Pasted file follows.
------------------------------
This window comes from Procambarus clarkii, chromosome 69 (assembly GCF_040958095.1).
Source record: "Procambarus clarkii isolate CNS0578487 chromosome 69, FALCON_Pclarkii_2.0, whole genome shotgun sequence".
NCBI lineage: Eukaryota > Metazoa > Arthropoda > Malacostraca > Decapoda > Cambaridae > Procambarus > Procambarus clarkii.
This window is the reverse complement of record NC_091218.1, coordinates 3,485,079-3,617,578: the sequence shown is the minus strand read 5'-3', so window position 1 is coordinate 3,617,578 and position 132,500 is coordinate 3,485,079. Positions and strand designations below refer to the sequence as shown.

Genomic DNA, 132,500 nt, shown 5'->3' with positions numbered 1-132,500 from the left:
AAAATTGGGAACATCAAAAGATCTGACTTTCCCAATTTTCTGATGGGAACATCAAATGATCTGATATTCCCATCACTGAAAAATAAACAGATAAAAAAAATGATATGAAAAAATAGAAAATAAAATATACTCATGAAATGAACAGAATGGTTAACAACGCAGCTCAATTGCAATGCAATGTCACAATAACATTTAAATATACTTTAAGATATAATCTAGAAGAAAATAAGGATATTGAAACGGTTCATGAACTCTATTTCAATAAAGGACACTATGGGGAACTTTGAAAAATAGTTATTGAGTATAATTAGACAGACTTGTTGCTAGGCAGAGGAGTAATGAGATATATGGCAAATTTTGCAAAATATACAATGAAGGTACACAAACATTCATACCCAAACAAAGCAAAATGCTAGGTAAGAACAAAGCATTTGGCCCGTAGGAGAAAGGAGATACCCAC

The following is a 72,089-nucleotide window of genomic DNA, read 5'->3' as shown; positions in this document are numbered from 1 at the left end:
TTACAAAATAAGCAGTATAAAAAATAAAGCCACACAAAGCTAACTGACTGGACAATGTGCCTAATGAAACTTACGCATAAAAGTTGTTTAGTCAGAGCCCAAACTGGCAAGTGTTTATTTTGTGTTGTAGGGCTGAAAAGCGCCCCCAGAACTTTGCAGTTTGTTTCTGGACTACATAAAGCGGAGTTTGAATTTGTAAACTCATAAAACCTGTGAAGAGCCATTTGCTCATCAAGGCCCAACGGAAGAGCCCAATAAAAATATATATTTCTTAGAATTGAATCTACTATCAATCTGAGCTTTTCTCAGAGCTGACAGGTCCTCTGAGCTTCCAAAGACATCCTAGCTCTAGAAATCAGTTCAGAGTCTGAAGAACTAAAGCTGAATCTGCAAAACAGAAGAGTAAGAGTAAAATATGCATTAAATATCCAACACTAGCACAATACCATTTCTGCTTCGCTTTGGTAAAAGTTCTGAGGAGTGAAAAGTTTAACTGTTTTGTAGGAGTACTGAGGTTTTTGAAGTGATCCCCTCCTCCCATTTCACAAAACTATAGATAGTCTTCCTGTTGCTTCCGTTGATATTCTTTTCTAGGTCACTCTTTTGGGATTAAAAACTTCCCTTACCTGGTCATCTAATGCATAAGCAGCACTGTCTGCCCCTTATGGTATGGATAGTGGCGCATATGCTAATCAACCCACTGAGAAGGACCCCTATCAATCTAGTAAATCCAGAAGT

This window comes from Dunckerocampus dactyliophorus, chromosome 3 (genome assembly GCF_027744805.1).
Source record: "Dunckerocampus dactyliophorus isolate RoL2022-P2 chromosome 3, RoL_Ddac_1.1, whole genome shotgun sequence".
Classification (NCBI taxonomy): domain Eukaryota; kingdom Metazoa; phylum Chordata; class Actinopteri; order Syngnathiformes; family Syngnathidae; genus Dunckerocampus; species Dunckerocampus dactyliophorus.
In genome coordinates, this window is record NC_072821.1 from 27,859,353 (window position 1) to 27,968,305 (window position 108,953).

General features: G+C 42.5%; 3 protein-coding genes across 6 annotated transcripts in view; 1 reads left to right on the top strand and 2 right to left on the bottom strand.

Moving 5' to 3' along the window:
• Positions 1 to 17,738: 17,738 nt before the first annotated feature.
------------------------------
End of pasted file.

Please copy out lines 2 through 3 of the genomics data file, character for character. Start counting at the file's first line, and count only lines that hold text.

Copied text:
Source record: "Procambarus clarkii isolate CNS0578487 chromosome 69, FALCON_Pclarkii_2.0, whole genome shotgun sequence".
NCBI lineage: Eukaryota > Metazoa > Arthropoda > Malacostraca > Decapoda > Cambaridae > Procambarus > Procambarus clarkii.